I’m sorry about the ways your husband has mistreated you. Regarding how you can handle it easier, whenever any of us are mistreated we should think about how much Christ was willing to be mistreated for us.

      As your husband mistreats you, but you respond kindly and submissively, the Holy Spirit can convict him about mistreating such a godly woman.

      I appreciate that you look for the good things in your husband, such as the way he treats your children.

      Finally, even if your behavior never results in your husband’s salvation, God sees it, it pleases him, and He will reward you.

      You might enjoy watching this message I preached on a wife’s submission.

  53. I thank God for this post, I was so disturbed yesterday as I am praying very hard for my husband’s salvation (he is not a Christian) and to break him free of the bondage. I did see some changes but yesterday he got some candles to light (pagan festival). I was heartbroken but I decided not to nag but assertively displayed my view on this action. he understood and was scared that I would confront him. I was disturbed that I did not testify loud enough and was searching for answers and God guided me to this post. Praise God! I now know that I should allow holy spirit to work in me and my husband. Amen! God bless you.

    1. Hello Lina,
      Thank you for reading and commenting. I’m blessed that my post ministered to you.

      I am sorry to hear that your husband is not a Christian. I will pray for his salvation. I will also pray for your endurance being married to him and that he can see Christ through you.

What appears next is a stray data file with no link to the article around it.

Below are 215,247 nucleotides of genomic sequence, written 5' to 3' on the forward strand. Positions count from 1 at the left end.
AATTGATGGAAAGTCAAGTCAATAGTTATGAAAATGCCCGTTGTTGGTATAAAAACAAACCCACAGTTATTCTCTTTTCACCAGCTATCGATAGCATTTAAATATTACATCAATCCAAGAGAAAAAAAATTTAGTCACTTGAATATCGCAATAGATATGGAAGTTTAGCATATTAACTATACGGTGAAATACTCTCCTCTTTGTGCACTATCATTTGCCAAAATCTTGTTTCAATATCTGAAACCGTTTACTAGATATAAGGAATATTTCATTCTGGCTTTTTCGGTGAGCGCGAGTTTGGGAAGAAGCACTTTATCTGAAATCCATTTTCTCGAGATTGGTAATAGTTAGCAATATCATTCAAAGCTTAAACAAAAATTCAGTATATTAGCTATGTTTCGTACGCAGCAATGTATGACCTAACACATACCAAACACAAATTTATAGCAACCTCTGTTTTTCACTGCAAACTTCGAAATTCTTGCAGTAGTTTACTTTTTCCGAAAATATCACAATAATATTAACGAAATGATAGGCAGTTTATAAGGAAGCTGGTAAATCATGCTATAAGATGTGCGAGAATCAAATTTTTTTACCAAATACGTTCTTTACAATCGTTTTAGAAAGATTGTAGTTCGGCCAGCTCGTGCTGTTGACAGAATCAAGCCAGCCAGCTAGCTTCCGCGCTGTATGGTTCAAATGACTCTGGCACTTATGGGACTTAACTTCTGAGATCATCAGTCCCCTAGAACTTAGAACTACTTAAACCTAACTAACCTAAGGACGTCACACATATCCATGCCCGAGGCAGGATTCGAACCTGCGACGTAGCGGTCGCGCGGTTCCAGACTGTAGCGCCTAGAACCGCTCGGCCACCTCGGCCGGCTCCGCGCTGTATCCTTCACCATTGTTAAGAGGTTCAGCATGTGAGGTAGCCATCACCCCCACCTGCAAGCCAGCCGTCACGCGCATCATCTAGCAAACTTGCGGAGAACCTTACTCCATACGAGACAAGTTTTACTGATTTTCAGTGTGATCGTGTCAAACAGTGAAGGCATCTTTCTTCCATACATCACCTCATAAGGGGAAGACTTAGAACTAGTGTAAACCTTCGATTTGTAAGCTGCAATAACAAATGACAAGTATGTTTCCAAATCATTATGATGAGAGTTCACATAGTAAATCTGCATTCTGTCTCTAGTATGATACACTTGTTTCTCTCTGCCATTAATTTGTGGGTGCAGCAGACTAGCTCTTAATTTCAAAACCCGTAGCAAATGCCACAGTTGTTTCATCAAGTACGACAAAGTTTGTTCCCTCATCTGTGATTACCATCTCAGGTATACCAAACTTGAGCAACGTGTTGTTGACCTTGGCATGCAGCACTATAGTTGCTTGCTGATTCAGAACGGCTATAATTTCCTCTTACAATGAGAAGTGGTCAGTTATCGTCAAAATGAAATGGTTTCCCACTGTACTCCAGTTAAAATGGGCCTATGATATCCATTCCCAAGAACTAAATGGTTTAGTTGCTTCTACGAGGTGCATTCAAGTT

54. Might the Holy Spirit choose to speak to an unbelieving husband through a believing wife’s words and verbal witness? How will they hear without a preacher–can’t that apply to a godly, wise wife? Yes, the example, quiet spirit, and love are most important, submitting for Christ’s sake, I get that. But I don’t believe believing wives are never allowed to speak a word for God to their unbelieving husbands, with great humility and prayer for the Holy Spirit to give understanding and God’s call for salvation. How do we know that “disobedient to the word” in 1 Peter 3:1 means unbelievers and not just believing husbands who are outside God’s fellowship in disobedience, since Peter wrote this letter to believers? Is there something in the original language that shows us that “disobedient to the word” means unbelievers? Thanks in advance if you can answer this.

    1. Hello Beth,
      You asked some good questions, so I’m going to respond below your thoughts…